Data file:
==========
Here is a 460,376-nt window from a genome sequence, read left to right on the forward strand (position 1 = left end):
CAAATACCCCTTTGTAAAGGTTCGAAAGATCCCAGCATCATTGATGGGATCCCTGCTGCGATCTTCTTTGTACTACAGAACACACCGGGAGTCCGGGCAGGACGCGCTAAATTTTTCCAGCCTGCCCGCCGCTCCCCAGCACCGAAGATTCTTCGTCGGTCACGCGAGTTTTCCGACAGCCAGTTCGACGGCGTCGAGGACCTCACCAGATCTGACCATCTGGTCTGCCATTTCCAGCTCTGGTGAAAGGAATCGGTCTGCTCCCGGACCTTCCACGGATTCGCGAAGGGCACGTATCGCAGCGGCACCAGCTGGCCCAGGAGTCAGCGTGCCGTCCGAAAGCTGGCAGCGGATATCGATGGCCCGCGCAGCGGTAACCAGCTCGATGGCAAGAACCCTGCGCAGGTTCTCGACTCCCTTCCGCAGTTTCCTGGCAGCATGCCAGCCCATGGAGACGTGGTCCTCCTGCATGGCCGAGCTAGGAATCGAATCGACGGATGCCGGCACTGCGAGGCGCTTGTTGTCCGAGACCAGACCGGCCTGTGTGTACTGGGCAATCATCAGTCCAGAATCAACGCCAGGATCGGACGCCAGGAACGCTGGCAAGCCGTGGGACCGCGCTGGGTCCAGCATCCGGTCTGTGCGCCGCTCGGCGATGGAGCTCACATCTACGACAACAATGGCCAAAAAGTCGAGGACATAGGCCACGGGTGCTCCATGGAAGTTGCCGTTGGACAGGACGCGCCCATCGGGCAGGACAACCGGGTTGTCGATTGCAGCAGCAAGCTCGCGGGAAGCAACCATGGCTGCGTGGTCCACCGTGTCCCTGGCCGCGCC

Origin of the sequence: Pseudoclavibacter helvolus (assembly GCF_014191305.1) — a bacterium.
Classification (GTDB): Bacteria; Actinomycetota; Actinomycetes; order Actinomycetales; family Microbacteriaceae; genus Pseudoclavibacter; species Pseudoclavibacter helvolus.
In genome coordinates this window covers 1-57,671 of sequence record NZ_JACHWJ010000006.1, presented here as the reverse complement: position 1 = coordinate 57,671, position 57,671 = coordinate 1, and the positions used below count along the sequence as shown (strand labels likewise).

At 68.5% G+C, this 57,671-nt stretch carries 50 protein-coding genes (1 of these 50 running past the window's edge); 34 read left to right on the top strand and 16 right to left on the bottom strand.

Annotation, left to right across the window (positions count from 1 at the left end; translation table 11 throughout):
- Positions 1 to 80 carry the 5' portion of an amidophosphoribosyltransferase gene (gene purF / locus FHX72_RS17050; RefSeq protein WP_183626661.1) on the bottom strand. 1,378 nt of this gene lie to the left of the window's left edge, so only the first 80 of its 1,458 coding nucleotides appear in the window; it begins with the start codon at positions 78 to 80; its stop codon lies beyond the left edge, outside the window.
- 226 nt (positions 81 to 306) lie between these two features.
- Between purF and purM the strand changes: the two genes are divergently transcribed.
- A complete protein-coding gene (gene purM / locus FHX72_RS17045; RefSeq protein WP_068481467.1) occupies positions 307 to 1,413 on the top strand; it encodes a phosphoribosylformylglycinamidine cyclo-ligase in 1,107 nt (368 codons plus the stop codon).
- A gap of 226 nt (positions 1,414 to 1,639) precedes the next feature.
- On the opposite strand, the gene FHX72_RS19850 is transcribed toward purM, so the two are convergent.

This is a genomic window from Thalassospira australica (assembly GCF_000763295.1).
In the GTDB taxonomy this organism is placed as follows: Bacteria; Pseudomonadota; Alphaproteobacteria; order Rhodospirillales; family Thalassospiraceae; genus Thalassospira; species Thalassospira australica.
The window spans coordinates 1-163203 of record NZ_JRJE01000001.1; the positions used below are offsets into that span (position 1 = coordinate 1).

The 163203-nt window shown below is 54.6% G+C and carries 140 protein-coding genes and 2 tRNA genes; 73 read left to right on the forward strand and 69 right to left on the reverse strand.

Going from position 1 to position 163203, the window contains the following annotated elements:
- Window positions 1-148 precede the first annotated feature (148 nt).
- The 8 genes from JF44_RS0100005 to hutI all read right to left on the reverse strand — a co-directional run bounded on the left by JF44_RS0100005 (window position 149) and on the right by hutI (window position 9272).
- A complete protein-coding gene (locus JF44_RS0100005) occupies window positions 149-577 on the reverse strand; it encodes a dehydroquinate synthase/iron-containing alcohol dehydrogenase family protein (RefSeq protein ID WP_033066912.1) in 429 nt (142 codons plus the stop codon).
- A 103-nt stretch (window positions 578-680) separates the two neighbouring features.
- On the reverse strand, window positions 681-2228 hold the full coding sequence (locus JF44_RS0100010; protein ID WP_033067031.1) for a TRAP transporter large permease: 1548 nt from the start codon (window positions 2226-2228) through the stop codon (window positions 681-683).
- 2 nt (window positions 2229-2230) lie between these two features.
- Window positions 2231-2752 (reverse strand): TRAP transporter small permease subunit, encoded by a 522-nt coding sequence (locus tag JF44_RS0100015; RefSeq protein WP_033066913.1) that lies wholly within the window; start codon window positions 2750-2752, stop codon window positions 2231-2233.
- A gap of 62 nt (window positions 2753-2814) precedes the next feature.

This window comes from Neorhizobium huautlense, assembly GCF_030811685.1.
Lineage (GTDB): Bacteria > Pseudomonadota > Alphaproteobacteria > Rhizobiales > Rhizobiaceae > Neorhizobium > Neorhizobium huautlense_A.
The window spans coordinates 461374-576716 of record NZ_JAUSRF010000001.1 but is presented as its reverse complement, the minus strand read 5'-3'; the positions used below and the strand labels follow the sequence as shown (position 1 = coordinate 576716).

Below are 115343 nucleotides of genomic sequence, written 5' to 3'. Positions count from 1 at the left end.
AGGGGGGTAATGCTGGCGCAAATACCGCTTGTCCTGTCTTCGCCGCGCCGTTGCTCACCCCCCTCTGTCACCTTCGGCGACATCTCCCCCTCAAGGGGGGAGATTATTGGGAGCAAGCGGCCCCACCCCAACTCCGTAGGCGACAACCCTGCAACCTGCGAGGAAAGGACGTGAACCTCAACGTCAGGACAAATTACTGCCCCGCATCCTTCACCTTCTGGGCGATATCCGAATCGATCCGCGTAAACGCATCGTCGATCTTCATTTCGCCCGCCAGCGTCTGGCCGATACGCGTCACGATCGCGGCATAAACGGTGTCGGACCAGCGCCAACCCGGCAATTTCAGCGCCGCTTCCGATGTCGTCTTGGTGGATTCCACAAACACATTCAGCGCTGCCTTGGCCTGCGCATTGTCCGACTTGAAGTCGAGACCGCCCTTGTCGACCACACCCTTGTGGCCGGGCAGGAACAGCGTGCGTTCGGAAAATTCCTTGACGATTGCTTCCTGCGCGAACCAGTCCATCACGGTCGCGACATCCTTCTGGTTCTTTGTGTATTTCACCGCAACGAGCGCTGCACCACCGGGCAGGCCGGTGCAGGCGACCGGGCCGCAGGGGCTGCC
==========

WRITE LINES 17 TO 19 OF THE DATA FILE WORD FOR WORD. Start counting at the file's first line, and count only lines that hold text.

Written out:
The 163203-nt window shown below is 54.6% G+C and carries 140 protein-coding genes and 2 tRNA genes; 73 read left to right on the forward strand and 69 right to left on the reverse strand.

Going from position 1 to position 163203, the window contains the following annotated elements:
- Window positions 1-148 precede the first annotated feature (148 nt).